I will dare say that I already have and that in turn, he presents us a biblically unrecognizable tale about Nimrod’s occultism which caused people to become possessed with the spirits of dead Nephilim—and became giants, the aforementioned Rephaim, the Nephilim 2.0.

To boil down my argument: the reference is made to Nephilim in two verses, one pre-flood and one post-flood, the first one is a reliable record of history while the second records an evil report by unfaithful, disloyal, contradictory, embellishing men whom God rebukes—to death—and so no one should believe them, much less use one single verse to then pull other verses into a grand narrative.

TJ Steadman notes:
“Ken appears to believe that my hermeneutical approach lends itself to ‘science fiction’ in that it leads to making “everybody into ‘giants.’’ He goes on in his usual style to claim that ‘giants’ is a vague, generic, subjective, unspecified term (see my argument above concerning the high-context audience of Scripture), which demonstrates that perhaps Ken’s issue is that he really doesn’t want to get pinned down on word definitions or meanings at all. He doesn’t appear to understand the words ‘science,’ ‘fiction,’ or ‘giants,’ for example (and let’s not go into ‘Nephilim’ or ‘Anakim’).”

Indeed, some of his hermeneutical approach is not actually hermeneutical and does lends itself to that which I term neo-theo-sci-fi.

He goes on to say that “This is some high-level pedantry going on here, and it doesn’t contribute anything meaningful to the discussion.”

Yet, such a high-level pedantry is utterly key to a meaningful discussion: it actually establishes the context for it, the parameters of it, the foundation for it, etc.

Just look up anything online about, say, “Nephilim giants,” pick any article or video at random, and you will surely notice that 99% will not bother defining what they mean by, yes, that vague, generic, subjective, and undefined or unspecified English term.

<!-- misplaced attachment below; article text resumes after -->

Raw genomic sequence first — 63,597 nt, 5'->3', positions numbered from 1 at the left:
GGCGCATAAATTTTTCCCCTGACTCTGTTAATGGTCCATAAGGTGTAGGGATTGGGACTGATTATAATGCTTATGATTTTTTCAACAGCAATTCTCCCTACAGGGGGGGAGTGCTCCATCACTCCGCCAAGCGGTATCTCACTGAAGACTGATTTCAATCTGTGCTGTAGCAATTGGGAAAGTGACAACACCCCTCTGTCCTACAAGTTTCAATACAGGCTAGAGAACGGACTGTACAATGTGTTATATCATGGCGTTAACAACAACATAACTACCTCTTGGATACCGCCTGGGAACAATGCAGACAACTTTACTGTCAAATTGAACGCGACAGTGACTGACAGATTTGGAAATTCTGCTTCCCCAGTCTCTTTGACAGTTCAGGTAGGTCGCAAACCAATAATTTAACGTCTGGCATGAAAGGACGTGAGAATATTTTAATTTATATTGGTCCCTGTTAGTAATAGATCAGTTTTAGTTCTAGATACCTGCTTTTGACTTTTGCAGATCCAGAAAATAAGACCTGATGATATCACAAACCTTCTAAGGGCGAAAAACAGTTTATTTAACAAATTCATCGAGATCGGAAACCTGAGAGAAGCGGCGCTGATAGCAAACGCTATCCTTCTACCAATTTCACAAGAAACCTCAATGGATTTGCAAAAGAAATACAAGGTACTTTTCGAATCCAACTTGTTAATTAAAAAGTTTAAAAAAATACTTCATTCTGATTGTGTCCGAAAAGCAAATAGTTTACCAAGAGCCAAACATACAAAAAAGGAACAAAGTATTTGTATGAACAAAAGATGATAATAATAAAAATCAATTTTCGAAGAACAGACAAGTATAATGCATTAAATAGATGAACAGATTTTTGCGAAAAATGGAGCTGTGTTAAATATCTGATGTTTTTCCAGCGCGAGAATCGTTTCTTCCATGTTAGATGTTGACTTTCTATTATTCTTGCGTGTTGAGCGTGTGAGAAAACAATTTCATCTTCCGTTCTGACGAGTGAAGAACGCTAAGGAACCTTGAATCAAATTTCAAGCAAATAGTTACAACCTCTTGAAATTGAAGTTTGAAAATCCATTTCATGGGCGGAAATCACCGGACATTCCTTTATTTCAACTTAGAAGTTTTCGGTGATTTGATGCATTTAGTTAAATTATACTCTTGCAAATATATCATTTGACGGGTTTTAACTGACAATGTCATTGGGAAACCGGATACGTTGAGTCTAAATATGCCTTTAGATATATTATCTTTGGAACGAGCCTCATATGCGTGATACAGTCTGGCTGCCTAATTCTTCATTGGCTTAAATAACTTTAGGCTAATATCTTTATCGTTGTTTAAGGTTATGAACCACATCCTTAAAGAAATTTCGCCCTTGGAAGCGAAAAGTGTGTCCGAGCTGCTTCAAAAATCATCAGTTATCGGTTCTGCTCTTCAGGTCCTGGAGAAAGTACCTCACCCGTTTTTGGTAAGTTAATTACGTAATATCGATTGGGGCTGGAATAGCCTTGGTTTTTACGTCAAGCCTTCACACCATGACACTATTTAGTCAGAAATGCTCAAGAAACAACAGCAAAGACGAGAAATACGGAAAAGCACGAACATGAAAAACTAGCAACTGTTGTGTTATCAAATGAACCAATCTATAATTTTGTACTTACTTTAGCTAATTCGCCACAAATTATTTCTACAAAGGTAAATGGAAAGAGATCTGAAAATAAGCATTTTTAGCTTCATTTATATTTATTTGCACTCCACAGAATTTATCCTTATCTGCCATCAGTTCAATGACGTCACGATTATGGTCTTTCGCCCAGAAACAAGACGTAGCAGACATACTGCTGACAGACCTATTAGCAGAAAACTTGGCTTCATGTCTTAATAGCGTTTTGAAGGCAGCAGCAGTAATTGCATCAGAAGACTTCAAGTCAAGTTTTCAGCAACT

So, what is interesting is that it is the exact opposite of that I do not want to get pinned down on word definitions or meanings at all rather, I virtually beg people to pin down word definitions and meanings—preferably before they go on and on about a word/term/phrase/definition/meaning that is unclear—and it is something that I do when I write/speak about these issues.

But how, you may ask, is giants unclear? In may ways. I can think of 5-6 definitions.

You see Shaquille O’Neal is a giant but giant from the story Jack and the Beanstalk is a giant and Anakim were giants but the Nephilim in 1 Enoch/Ethiopic Enoch were also giant and yet, these are of vastly different heights.

Even if we agree on a basic level definition of that giant refer to unusual height then how unusual? Also, unusual height is subjective to the local populace. Who is a giant among pro-basketball players and who is a giant among Pygmies?

Biblically, Anakim were “tall” or “of great stature” compared to the average Israelite male who in those days was 5.0-5.3 ft. while the Nephilim of 1 Enoch/Ethiopic Enoch were impossibly tall at 15.3-25.6 miles.

So no, giant does not mean giant meaning giant.

Thus, when he writes, “I wrote a book about unusually large and powerful people, for a contemporary audience which naturally associates the term ‘giants’ with unusually large and powerful people, and yet Ken would have us believe that there’s some reasonable basis on which to question what I mean by the word” the first question should be, “What do you mean by ‘unusually large’?” followed by, where are you quotations and citations to back that?

You see, it is as if (I say as if) he is reading an English Bible that employs the term giants and thinks that it is implying unusually large because such is how that word is used in modern times. Yet, such is not what is implied by it in the Bible. The Bible refers to unusual height using tall or great stature, not giants.